“When you find yourself overwhelmed by different circumstances, make sure you try to do those things that are the most important so that you don’t go completely in the other direction until you’re able to get back on track,” says Brown. “How hard is it to get back on the horse after you’ve been off it for a long period of time?” And remember that being vigilant about your own health is important for those who depend on you. “If you’re trying to take care of other people and you become ill, who’s going to take care of them then?” says Brown.

Learn from your past.

The past always provides keys to learning, notes Chambers. “I always ask, ‘What did you try in the past? What did you learn and what were your barriers?’” says Chambers. She has clients write these down because when they see it, they begin to identify barriers and see that a goal wasn’t realistic, she says.

Focus on what you like to do, not on what you think you should be doing.

What do you actually enjoy doing? “A lot of times people hear, ‘Do this activity and you’ll get your belly flat,’” says Chambers. “Or someone will want to lose 20 or 30 pounds and they see tips like, ‘You should do this exercise or you should buy this.’” But, she notes, it should be about what you enjoy doing, not what you should do. “When I talk to individuals about SMART goals, I’m talking about sustainability,” says Chambers. “How can I sustain that activity?” For example, you may have friends who love to run but you may enjoy looking at flowers and soaking in nature at a slower pace; for you, joining a walking group might be a better way to stay active, says Chambers.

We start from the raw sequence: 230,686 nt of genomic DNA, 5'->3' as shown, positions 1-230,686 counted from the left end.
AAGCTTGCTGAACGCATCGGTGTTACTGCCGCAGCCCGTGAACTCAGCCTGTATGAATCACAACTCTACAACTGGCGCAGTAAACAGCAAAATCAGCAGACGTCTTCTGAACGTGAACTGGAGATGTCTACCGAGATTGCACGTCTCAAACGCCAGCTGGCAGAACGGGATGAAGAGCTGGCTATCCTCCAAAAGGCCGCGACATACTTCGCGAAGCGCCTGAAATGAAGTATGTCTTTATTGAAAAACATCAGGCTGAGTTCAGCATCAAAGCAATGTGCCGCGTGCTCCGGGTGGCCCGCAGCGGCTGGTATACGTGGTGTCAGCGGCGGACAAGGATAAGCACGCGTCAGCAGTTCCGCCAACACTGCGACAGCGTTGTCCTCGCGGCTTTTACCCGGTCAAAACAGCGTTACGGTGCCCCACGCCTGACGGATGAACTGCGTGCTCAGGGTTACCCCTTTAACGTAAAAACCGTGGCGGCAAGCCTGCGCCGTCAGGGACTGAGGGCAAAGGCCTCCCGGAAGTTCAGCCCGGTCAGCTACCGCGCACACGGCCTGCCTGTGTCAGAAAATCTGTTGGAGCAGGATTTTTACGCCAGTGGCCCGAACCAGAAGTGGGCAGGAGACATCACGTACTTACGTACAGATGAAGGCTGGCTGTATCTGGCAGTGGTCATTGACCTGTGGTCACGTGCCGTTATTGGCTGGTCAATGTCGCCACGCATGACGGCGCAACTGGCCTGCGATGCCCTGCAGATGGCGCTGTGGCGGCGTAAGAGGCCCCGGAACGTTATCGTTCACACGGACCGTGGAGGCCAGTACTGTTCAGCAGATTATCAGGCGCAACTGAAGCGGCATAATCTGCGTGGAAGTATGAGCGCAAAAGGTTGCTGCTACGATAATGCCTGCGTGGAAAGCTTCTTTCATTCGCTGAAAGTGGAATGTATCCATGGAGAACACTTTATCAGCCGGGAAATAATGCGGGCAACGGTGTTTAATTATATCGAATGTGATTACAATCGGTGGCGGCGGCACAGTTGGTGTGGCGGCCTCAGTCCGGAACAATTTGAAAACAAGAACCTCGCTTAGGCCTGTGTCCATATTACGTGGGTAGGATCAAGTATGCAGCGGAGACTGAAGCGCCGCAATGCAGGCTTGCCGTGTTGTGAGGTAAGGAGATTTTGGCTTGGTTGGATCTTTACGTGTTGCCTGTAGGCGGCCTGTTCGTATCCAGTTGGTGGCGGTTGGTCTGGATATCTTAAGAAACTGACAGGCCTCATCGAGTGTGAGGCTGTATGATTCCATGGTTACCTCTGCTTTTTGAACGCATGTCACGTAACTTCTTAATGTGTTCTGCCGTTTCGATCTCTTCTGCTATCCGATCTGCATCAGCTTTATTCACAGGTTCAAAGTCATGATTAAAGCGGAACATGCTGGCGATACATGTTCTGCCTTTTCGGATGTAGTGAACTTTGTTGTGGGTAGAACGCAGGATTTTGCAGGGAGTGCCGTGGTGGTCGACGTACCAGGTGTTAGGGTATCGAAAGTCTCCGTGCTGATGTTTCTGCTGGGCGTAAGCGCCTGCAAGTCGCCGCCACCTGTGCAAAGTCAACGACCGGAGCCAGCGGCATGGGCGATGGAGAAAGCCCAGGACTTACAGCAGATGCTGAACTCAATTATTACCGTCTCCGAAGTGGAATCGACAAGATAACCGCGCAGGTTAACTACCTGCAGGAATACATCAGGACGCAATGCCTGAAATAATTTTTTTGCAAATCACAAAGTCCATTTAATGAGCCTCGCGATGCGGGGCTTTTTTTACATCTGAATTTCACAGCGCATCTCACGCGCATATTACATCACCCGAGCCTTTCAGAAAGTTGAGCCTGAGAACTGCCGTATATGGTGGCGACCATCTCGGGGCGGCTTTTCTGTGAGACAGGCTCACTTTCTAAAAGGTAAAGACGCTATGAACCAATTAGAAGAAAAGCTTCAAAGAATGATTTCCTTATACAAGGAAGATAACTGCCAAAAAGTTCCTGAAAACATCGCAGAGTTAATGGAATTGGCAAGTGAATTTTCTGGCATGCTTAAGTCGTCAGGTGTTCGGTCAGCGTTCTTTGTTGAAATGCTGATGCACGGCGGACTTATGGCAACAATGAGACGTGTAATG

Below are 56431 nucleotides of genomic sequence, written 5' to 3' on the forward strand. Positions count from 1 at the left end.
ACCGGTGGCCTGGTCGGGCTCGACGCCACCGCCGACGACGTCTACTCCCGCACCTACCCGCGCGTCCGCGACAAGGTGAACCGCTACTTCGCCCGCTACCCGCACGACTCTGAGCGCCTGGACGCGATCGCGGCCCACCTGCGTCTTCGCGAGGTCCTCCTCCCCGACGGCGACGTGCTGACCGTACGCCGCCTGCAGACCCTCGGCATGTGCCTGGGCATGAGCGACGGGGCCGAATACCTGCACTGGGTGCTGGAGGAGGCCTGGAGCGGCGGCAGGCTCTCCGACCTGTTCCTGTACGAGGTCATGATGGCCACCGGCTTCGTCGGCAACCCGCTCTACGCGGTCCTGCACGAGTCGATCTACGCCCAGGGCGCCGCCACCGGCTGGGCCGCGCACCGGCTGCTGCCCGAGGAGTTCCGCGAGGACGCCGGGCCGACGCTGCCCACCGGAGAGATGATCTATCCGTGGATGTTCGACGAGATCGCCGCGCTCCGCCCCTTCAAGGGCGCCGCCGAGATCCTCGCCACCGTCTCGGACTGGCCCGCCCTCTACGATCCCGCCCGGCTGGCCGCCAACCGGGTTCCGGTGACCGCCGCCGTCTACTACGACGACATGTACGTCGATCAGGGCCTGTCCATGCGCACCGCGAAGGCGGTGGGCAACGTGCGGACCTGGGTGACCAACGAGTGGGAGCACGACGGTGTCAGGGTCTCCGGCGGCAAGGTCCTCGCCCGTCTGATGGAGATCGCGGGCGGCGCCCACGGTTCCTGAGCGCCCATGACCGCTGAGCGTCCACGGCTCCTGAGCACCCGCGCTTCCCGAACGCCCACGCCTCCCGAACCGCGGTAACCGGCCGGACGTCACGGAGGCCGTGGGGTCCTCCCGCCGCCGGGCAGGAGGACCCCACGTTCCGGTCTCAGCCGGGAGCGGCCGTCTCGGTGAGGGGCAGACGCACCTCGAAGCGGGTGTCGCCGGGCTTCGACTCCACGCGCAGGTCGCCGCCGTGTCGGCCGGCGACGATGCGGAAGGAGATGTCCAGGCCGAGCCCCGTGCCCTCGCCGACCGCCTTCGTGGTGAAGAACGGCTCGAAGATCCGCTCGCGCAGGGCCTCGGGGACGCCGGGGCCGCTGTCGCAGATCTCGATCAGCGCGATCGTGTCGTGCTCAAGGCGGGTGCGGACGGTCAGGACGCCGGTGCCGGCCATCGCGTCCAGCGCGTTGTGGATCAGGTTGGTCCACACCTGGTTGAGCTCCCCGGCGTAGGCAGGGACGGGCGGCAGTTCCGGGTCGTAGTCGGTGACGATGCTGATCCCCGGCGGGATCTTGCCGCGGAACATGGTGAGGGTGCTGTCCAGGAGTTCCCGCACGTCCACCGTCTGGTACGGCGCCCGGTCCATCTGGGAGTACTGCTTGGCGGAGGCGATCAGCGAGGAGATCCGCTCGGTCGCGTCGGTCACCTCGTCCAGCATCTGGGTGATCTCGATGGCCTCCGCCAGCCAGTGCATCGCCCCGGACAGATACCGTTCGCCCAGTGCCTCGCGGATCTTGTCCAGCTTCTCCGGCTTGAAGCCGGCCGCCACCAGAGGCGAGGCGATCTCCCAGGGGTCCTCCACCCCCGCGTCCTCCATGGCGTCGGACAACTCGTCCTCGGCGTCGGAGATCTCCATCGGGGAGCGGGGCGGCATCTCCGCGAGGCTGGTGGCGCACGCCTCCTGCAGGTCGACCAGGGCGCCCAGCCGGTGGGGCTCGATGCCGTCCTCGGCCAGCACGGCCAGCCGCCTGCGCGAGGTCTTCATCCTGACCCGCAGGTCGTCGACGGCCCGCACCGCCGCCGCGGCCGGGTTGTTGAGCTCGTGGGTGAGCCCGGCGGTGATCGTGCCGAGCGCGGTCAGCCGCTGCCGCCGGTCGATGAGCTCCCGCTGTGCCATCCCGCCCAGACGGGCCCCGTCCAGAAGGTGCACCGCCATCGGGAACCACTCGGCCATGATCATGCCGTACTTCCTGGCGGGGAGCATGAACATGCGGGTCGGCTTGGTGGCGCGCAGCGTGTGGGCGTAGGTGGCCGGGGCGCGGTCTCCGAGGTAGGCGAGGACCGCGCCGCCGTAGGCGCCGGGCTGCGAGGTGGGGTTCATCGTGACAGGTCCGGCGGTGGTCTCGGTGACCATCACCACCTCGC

Rethink your blood glucose data.

Try to reframe the way you think about ­— and use — your blood glucose monitoring information. “The point of keeping track of your blood sugar is to use that information,” says Funnell. “Think about the bigger picture; you’re not doing this to show your doctor but to get information to make better decisions.” For instance, if you eat a similar breakfast or lunch each day and see a pattern – such as your blood sugar levels rise too high ­— you know that food choice may not be as healthy for you as you thought, says Funnell. “People think about monitoring as a pain, and that their doctor doesn’t even read it,” she says. “But it’s for you so you can make smart, informed, wise decisions.”

Recognize your power.

“You have the data and experiences and can reflect,” says Funnell. Shift your thinking from “My doctor manages my diabetes to “It’s my responsibility,” she says. “At the end of the day, you make those decisions.”

Become a student of your life, suggests Chambers. “Nobody knows you better — you’re the person who’s with you 24 hours a day, 7 days a week.”

Find a support group.

“Research shows that the more support you have, the better your outcome,” says Funnell. One review published in May 2015 in BMC Public Health found that peer support had a significant positive impact on controlling blood glucose levels.